Transforming Energy & Utilities with Big Data Analytics
It isn’t until the lights go out and the HVAC system stops working that most of us appreciate how important utilities are to our everyday lives. For the most part, energy and utility companies have operated in a predictable, linear way with reliable service, in spite of population growth and geographical expansion.
Today, major factors including aging infrastructures, political pressures, extreme climate factors and consumer behavior have energy and utility companies rapidly adopting new technologies that are transforming the way the industry operates.
The emerging technologies include smart meters and smart grids. These technologies are providing companies with new capabilities for forecasting demand, shaping customer usage patterns, preventing outages, optimizing unit commitment and more.
At the same time, these smart meters and smart grids are generating an unprecedented volume, speed and complexity of data. For example, going from one meter reading a month to smart meter readings every 15 minutes works out to 96 million reads per day for every million meters. The result is a 3,000-fold increase in data that must be managed. And, the flow of data from ever more sources is bound to increase as time goes on. This compounding increase in the volume, velocity and variety is referred to as big data.
Before we get into a big data discussion, let’s consider how energy and utility companies are becoming more data driven and how building a solid foundation to manage, analyze, and use this information will pay off for the utility companies, their customers and communities.
Data gathered from smart meters can provide better understanding of customer segmentation, behavior and how pricing influences usage—if companies have the capability to use that data. For example, time-of-use pricing encourages cost-savvy retail customers to run their washing machines, dryers and dishwashers at off-peak times. These customers not only save money but also require less generation capacity from their energy company, which means lower capital outlay for new generation and overall greater operational efficiency for utilities.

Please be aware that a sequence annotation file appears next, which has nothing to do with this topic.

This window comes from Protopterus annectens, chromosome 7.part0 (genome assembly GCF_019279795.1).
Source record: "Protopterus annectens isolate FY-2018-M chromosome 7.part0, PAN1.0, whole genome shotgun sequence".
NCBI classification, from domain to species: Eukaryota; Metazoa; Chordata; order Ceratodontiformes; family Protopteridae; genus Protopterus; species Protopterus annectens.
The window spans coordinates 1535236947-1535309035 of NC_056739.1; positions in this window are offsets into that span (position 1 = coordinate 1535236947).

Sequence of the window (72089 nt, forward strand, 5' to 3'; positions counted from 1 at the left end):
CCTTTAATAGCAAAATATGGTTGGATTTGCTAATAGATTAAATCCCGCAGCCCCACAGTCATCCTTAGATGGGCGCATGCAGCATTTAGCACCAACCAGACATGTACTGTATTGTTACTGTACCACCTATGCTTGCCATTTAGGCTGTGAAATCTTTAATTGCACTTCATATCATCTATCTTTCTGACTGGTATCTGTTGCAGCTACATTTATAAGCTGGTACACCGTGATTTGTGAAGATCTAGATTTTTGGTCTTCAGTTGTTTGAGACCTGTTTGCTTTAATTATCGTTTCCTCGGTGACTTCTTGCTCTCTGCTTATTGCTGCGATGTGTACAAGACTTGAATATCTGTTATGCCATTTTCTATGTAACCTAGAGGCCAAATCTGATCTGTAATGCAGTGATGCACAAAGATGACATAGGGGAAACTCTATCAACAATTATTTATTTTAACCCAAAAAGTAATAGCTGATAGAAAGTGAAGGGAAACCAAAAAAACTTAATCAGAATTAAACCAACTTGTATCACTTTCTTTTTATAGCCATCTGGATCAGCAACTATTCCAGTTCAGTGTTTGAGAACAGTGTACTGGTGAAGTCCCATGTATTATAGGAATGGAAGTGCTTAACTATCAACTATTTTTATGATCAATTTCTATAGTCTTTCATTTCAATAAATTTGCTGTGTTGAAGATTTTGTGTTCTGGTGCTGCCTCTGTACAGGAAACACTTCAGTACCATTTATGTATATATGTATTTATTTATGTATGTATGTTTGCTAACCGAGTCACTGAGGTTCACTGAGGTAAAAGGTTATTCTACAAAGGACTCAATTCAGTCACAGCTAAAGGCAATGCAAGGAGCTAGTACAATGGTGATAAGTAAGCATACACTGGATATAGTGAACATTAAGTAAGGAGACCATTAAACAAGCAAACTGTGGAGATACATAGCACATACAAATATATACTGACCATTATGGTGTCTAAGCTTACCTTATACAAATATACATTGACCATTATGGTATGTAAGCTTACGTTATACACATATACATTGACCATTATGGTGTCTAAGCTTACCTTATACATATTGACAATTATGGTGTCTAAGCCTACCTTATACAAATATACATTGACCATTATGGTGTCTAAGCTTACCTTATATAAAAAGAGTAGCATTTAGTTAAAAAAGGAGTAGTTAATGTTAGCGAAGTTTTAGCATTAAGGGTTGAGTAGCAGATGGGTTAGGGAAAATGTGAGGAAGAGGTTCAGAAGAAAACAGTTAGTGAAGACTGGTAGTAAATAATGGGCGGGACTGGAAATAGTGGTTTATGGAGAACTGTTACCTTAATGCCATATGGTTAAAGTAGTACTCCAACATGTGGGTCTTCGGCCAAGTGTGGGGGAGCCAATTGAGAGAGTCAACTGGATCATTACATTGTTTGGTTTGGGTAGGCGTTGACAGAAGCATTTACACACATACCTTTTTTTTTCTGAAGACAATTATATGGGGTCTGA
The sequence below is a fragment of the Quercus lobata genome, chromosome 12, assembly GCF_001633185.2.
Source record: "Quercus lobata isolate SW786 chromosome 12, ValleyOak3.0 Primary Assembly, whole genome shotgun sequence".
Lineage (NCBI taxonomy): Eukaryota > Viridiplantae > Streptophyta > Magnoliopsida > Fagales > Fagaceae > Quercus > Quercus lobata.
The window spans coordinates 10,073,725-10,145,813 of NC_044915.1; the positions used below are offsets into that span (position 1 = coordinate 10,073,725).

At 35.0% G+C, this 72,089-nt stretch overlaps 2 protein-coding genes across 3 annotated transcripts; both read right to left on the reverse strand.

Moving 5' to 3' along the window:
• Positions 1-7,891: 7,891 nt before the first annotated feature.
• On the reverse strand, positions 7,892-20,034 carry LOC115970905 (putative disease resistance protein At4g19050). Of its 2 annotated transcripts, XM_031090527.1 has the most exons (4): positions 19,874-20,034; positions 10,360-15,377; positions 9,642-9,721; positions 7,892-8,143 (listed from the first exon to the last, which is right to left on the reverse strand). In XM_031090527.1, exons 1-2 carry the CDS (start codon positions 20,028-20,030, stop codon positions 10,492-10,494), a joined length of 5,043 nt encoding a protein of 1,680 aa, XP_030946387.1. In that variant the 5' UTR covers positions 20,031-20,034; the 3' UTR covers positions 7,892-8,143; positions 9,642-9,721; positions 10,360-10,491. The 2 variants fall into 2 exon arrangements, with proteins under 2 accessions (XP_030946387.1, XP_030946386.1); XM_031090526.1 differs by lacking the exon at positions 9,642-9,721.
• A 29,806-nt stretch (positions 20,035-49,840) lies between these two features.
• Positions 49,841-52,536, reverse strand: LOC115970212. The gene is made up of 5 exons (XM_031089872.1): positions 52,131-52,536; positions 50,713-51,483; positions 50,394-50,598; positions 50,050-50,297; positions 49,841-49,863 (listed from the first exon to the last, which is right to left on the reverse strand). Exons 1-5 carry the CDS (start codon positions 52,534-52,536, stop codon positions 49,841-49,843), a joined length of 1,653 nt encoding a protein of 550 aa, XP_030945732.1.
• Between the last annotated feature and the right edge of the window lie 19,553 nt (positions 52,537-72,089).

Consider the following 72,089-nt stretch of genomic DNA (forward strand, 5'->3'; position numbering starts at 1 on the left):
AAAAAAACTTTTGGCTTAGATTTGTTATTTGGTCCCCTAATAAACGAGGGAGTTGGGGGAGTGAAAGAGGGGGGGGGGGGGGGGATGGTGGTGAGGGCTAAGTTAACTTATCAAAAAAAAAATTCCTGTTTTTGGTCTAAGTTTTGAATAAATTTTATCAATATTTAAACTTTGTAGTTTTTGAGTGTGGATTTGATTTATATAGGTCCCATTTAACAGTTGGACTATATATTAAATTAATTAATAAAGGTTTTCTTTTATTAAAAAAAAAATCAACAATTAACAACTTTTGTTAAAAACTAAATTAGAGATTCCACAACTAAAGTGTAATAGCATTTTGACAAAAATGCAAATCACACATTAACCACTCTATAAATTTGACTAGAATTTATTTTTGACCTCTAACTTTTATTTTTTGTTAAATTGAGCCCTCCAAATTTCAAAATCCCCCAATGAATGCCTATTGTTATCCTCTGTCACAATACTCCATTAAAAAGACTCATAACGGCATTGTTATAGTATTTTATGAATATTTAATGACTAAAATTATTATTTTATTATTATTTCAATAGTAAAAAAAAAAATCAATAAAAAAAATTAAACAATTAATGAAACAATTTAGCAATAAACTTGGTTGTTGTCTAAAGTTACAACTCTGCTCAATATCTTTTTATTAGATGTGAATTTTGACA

But the possibilities don’t end there. With the additional information available from smart meters and smart grids, it is possible to transform the network and dramatically improve the efficiency of electrical generation and scheduling. However, the new mix of intermittent generation resources available requires more granular forecasting, load planning and unit commitment analysis than ever before to avoid inefficient energy trading or dispatching too much generation.
Here’s where data management and analytics solutions become important. Using the meter and grid data as a base, the various types of analytics can be applied to better understand a number of things, including:
- How pricing changes affect changes in demand.
- Which customer segments are most likely to respond to requests to reduce power.
- Detecting when the power flowing thorough a substation doesn’t match the input. from the meters, which is a likely indicator of energy theft or diversion.
- Understanding which portions of the distribution system are being stressed beyond their design points and should be candidates for maintenance activities.
- Determining where new generation investments should be made.
By now, you get the idea of how powerful data can be when it is strategically managed, analyzed and used to transform operations, plan infrastructure, or shape consumer usage patterns.
Across many industries, including energy and utilities, data is being viewed as the new renewable resource. The amount of data in the universe will never abate, and hence the concept of big data.
If you would like to learn more about how utilities are meeting the challenge posed by the growing volume, velocity and variety of information in the energy industry, watch this short introductory video, "Big Data, Big Opportunities: Energy & Utilities."
Read how Vestas Wind Systems is pinpointing the optimal location for wind turbines to maximize power generation and reduce energy costs
Or watch the video:
IBM hosted a Twitterchat with Ron Melton, Director of the Pacific Northwest National Laboratory (PNNL) Smart Grid Demonstration Project. Big data evangelist James Kobielus wrote this blog recapping that conversation, "Big Data: What Drives You and Where Do You Start."
For information on products mentioned in these case studies, visit the IBM big data platform site.